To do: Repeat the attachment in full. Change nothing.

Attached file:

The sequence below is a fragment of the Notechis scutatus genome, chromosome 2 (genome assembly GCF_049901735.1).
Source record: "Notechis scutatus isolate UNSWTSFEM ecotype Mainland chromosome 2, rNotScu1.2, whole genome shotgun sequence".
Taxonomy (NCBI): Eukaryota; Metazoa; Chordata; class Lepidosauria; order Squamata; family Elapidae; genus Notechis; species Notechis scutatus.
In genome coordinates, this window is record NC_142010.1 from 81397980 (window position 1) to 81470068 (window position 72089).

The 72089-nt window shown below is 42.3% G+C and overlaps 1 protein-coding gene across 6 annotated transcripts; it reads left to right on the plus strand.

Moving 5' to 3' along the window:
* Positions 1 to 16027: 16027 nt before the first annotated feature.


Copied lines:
The sequence below is a fragment of the Notechis scutatus genome, chromosome 2 (genome assembly GCF_049901735.1).
Source record: "Notechis scutatus isolate UNSWTSFEM ecotype Mainland chromosome 2, rNotScu1.2, whole genome shotgun sequence".
Taxonomy (NCBI): Eukaryota; Metazoa; Chordata; class Lepidosauria; order Squamata; family Elapidae; genus Notechis; species Notechis scutatus.
In genome coordinates, this window is record NC_142010.1 from 81397980 (window position 1) to 81470068 (window position 72089).

The 72089-nt window shown below is 42.3% G+C and overlaps 1 protein-coding gene across 6 annotated transcripts; it reads left to right on the plus strand.

Moving 5' to 3' along the window:
* Positions 1 to 16027: 16027 nt before the first annotated feature.